The autopsy records of 115 children with severe protein-energy malnutrition were reviewed. Sections of the lung histology showed evidence of bacterial pneumonia in 49% of cases. An additional 18% showed bronchitis, bronchiolitis or interstitial pneumonitis. Aspiration of gastric contents was evident in 10% of cases; 6% showed pulmonary oedema and congestion. In the remaining cases, no lung pathology was identified (17%). In 8 cases, rapid autopsy examination permitted fixation of lung tissue for electron microscopy. These included 4 cases of bronchopneumonia, one of which was associated with viral pneumonia. Another interstitial pneumonitis, probably of viral aetiology, was also studied. Both these virus-associated cases showed loss of type I pneumocytes and hyperplasia of type II pneumocytes. Another patient with herpes simplex hepatitis showed necrotic emboli in pulmonary capillaries with virions, as well as colonies of interstitial bacteria. One patient with acute pulmonary oedema displayed severe endothelial cell swelling on electron microscopy. In one case, there was no evidence of respiratory changes, apart from desquamation of type I pneumocytes. Useful information can be obtained on the fine structure of the lung, using samples taken soon after death.
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17/19. Enteral supplementation of phosphate does not prevent hypophosphatemia during refeeding of cachectic patients.

    hypophosphatemia due to parenteral nutrition has been described frequently. It was attributed to the lack of phosphorus content in parenteral nutrition solutions. With modern parenteral nutrition regimens containing phosphorus, this problem has been virtually eliminated. Enteral nutrition solutions contain adequate phosphate for patients with normal phosphate stores. hypophosphatemia has therefore rarely been reported in enteral nutrition. We describe two patients with protein-energy malnutrition who developed severe hypophosphatemia during tube feeding with phosphorus-containing formula diets. Chronic alcoholism and vitamin d deficiency due to malabsorption because of Crohn's disease were additional risk factors in these two patients. patients with depleted phosphate stores and high metabolic demand have a higher daily requirement for phosphorus than is available in routine isotonic enteral formulas. This case report emphasizes the importance of monitoring serum phosphate concentration daily during the first week of refeeding.
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18/19. A proposed revision of current ICD-9-CM malnutrition code definitions.

    protein-energy malnutrition (PEM) is as common today in adult medical and surgical patients as it was when it was first identified more than 25 years ago. Under the current diagnosis-related group (DRG) payment system, malnutrition is considered a comorbidity or complicating condition. Thus, the identification and coding of malnutrition through the use of the international classification of diseases, ninth edition, Clinical Modification (ICD-9-CM) malnutrition codes can potentially change a patient's DRG and subsequently increase the amount of reimbursement a hospital receives. Unfortunately, the definitions for the current ICD-9-CM malnutrition diagnosis codes were developed principally in relation to clinical syndromes of primary PEM seen in pediatric age groups in less developed countries, rather than in relation to syndromes seen in hospitalized adult patients in industrialized societies. This discrepancy often leads to confusion and inconsistency when institutions attempt to code adult patients for malnutrition. Furthermore, inaccurate coding can result in inadequate reimbursement or rejection of a claim. Clearly, a separate description of the different forms of PEM seen in adults is needed not only for optimal application of nutrition support therapies but also for accurate medical records, quality assurance procedures, and reimbursement purposes. On the basis of 20 years of experience providing nutrition support to hospitalized adult patients, this article presents a schema developed at the Deaconess Hospital (boston,Mass) that attempts to better define adult PEM using the ICD-9-CM malnutrition codes. The purpose of this article is to foster discussion and ultimately promote general agreement about a definition of adult PEM.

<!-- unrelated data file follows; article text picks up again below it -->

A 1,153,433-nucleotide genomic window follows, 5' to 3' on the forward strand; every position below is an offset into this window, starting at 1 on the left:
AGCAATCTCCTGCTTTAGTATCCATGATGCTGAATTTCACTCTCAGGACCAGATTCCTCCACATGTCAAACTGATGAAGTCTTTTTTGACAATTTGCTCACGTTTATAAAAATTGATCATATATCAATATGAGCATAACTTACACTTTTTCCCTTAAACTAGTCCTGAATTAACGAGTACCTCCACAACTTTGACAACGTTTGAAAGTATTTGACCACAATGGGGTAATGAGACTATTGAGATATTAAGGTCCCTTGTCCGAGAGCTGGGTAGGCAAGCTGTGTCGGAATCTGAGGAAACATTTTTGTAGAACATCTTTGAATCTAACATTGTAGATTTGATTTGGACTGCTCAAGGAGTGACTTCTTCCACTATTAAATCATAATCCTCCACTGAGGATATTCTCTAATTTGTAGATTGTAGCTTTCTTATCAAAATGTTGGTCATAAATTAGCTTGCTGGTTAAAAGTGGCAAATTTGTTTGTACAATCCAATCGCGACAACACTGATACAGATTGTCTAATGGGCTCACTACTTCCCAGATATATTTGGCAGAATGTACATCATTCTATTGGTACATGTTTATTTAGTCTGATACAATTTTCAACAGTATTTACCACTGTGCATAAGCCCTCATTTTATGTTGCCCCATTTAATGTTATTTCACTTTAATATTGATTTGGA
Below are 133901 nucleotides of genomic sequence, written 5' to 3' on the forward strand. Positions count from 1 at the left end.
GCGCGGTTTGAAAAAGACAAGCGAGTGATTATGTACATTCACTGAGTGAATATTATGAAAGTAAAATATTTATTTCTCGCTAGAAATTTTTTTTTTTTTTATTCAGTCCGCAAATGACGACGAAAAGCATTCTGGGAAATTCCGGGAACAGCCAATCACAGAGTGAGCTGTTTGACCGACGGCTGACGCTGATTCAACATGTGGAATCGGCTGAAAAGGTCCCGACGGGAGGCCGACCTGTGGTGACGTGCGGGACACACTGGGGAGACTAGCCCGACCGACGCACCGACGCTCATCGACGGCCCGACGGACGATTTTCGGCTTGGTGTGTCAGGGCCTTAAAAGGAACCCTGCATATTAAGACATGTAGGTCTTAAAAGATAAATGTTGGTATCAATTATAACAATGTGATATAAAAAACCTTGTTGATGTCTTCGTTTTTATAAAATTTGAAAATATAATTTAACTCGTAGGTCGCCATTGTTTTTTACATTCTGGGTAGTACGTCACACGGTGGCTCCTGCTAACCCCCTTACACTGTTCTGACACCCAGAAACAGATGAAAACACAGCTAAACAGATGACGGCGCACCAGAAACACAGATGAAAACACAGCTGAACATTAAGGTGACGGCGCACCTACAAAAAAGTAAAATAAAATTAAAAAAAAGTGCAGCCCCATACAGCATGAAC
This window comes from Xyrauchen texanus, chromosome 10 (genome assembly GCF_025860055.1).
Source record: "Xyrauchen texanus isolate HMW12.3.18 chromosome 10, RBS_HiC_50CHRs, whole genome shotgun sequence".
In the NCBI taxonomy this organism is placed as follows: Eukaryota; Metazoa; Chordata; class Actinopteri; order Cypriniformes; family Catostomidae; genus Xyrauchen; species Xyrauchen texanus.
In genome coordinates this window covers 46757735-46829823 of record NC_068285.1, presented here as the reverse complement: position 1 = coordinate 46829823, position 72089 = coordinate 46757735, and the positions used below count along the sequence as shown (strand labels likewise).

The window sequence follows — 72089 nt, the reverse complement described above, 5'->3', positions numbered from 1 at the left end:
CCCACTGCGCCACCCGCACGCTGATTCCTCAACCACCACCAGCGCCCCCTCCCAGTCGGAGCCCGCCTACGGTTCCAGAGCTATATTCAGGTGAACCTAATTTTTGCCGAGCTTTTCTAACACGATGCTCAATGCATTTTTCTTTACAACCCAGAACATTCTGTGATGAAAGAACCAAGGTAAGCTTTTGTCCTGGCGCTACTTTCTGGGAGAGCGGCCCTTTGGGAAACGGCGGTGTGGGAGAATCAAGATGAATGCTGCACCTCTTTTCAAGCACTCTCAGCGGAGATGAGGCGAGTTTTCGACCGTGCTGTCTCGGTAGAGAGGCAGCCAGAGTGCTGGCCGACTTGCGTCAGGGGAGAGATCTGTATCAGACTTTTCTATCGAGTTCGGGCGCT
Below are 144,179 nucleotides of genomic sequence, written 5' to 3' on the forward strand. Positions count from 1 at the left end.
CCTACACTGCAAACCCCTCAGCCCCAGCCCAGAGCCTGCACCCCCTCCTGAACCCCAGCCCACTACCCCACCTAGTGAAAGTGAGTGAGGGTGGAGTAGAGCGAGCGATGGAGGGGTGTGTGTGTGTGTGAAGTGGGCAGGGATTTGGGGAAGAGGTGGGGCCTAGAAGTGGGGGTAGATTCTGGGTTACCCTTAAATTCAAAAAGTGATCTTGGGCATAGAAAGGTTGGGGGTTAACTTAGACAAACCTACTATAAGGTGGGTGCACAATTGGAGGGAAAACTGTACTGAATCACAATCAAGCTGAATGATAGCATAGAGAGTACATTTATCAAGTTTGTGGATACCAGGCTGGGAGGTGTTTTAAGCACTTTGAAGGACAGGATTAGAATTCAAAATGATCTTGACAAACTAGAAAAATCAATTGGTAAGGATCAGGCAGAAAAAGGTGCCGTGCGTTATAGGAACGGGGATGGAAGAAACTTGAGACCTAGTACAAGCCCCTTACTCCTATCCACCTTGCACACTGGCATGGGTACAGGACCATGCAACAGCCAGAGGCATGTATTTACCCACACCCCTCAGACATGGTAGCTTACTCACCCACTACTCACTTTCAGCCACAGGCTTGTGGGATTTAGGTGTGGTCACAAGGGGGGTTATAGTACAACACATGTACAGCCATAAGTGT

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19/19. Scanning electron microscopy of the jejunum in children with protein-energy malnutrition.

    Samples of jejunum from seven children dying from severe oedematous malnutrition were fixed with intralumenal glutaraldehyde in combination with external immersion, using a rapid autopsy protocol. Selected areas were post-fixed in osmium tetroxide, dehydrated with an ethanol series and critical point dried. After mounting on aluminium stubs, specimens were sputter-coated with a thin layer of gold and palladium. Scanning electron microscopy showed patterns ranging from subtotal villous atrophy, through partial villous atrophy with low ridges, to longer, taller ridges with cerebriform convolutions. In one case, villous height had been interpreted as normal on light microscopy. The scanning electron microscope revealed that the mucosa in this case was composed of ridges and leaf forms. Processing for scanning electron microscopy is simple. The specimens can be viewed and photographed in a relatively short time. In addition, the three-dimensional record provides clarification of ambiguities which often arise from routine histological sections.